Elijah was discouraged. He was afraid. He felt totally alone in the mission to preach to the people so that they might hear God’s Word and be brought to repentance and faith in Yahweh again as their Redeemer. But the Son of God reveals something to Elijah at Mt. Horeb that he didn’t know. But I’ll come to that in a minute. There is another answer to the question, “What are you doing here, Elijah?” that we need to address.
The Word of Yahweh would not be speaking with Elijah on this mountain had He not touched and spoken to Elijah in the wilderness. From our reading, Elijah “lay down and slept under a broom tree. And behold! This angel was touching him and was saying to him, ‘Arise; eat.’ And he looked and behold! there was at his head a round flat loaf baked on hot stones and a jar of water. And he ate and drank and he lay down again. And the angel of Yahweh returned a second time and touched him and said to him, ‘Arise. Eat, for the journey is too much for you.’ And he arose and ate and drank and he went in the strength of that food forty days and forty nights as far as Horeb, the mountain of God.”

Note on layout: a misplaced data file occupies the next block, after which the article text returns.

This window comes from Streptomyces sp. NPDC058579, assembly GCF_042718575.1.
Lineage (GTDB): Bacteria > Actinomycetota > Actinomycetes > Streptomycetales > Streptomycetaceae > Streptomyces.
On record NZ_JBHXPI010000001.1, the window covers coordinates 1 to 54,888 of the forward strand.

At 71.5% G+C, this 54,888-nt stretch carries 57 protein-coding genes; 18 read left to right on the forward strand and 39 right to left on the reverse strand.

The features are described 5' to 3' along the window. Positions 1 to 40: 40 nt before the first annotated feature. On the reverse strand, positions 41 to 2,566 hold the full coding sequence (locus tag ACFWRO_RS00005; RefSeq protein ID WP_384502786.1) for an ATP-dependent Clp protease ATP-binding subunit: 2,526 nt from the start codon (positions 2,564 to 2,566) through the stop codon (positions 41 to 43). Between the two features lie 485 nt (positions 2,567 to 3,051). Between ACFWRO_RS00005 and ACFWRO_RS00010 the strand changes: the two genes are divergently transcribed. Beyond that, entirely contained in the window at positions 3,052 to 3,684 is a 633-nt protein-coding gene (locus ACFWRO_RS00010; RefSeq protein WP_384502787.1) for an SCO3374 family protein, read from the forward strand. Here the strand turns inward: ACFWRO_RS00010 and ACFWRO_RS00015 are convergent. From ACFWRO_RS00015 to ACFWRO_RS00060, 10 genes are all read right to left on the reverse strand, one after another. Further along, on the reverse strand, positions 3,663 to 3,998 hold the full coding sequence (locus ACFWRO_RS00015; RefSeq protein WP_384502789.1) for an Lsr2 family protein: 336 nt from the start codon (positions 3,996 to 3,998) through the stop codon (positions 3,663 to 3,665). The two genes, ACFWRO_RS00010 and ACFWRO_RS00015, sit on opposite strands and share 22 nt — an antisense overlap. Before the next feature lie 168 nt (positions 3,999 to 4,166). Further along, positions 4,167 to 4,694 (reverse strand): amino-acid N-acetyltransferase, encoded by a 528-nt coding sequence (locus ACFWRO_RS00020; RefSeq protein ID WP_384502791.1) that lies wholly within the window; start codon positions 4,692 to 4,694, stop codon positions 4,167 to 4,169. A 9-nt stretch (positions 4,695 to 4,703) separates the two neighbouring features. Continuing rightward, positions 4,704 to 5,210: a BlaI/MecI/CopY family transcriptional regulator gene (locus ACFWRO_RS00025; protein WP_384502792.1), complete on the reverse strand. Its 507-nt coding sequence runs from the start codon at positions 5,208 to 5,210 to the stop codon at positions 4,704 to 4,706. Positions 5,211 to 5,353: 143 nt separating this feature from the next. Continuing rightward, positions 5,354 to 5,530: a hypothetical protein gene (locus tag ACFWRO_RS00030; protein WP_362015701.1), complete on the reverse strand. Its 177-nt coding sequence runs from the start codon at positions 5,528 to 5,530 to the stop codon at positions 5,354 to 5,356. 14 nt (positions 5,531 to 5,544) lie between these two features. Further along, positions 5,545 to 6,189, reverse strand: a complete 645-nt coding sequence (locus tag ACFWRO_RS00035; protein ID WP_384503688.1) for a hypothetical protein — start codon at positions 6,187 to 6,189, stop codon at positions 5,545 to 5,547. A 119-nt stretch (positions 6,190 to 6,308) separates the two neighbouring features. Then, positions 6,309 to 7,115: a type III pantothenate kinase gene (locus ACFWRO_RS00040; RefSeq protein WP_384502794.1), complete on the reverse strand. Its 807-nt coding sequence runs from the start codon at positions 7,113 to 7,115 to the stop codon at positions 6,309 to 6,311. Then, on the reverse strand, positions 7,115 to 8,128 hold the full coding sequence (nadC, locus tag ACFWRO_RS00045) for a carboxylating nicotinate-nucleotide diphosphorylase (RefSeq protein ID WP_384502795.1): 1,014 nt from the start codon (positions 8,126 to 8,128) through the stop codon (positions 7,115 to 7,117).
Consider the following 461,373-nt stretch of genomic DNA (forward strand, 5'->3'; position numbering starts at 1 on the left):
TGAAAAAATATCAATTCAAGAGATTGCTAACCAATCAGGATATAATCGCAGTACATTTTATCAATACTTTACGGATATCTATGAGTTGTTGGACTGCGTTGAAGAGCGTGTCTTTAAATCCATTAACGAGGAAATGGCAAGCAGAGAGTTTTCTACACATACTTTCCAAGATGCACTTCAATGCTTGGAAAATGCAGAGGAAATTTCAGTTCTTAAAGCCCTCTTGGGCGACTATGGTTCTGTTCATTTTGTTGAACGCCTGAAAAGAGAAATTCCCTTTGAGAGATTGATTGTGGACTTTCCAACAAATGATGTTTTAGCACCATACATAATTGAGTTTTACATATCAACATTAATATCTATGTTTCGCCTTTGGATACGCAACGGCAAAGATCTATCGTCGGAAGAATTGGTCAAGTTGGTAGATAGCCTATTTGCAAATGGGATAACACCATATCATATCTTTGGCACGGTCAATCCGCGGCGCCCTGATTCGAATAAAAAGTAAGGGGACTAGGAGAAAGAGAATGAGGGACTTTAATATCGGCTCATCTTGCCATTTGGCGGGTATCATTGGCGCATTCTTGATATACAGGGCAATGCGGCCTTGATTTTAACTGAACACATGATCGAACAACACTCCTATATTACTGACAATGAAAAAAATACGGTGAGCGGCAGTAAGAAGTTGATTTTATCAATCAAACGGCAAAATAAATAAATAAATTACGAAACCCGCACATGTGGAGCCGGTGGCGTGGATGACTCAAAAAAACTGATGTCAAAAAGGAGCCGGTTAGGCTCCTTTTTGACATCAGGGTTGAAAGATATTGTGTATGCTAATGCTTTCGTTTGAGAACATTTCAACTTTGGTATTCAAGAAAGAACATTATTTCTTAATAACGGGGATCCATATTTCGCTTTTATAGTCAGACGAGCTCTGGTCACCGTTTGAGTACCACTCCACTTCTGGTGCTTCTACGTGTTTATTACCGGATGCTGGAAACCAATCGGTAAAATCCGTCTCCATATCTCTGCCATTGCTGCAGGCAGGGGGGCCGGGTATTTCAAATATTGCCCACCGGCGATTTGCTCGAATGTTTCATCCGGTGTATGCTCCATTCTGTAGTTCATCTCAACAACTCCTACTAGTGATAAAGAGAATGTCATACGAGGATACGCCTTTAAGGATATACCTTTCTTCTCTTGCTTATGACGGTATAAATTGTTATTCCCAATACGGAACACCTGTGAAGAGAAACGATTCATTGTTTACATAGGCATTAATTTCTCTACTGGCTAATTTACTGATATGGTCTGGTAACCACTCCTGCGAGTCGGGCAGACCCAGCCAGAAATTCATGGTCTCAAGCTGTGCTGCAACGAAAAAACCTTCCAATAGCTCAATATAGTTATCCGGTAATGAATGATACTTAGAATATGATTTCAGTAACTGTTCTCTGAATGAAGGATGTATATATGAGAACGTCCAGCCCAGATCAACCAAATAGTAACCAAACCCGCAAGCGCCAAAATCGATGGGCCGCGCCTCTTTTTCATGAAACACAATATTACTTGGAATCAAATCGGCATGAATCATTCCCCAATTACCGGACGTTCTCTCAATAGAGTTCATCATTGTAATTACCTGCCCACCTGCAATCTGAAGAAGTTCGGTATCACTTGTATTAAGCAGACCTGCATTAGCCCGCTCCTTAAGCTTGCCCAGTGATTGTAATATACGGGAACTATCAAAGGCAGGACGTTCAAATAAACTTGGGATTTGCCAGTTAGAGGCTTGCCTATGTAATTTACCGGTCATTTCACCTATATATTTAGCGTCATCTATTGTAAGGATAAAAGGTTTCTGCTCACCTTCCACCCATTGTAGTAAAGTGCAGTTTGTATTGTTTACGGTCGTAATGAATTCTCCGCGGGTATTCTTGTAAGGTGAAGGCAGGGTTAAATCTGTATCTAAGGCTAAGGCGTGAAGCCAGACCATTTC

The Word of Yahweh is the Angel of Yahweh is God the Son. God the Son set Elijah up to bring Him to Mt. Horeb in order to share some good news with the worn-out prophet. And so He provided food for Elijah in the wilderness. Now wait a minute! Hasn’t He done this before, fed people in the wilderness with bread, the manna? Oh yes! Will God the Son feed another crowd of people in the wilderness with bread? Yes, and with fish! They will all eat to the full and be satisfied because the Son of God-made-flesh would provide the food for them and would then teach His people that He is the true bread that came down from heaven in order to give life to the world. We heard in John 6, “I am the bread of life. Your fathers ate the manna in the wilderness, and they died. This is the bread that comes down from heaven, so that one may eat of it and not die. I am the living bread that came down from heaven. If anyone eats of this bread, he will live forever. And the bread that I will give for the life of the world is my flesh” (Jn. 6:48-51 ESV).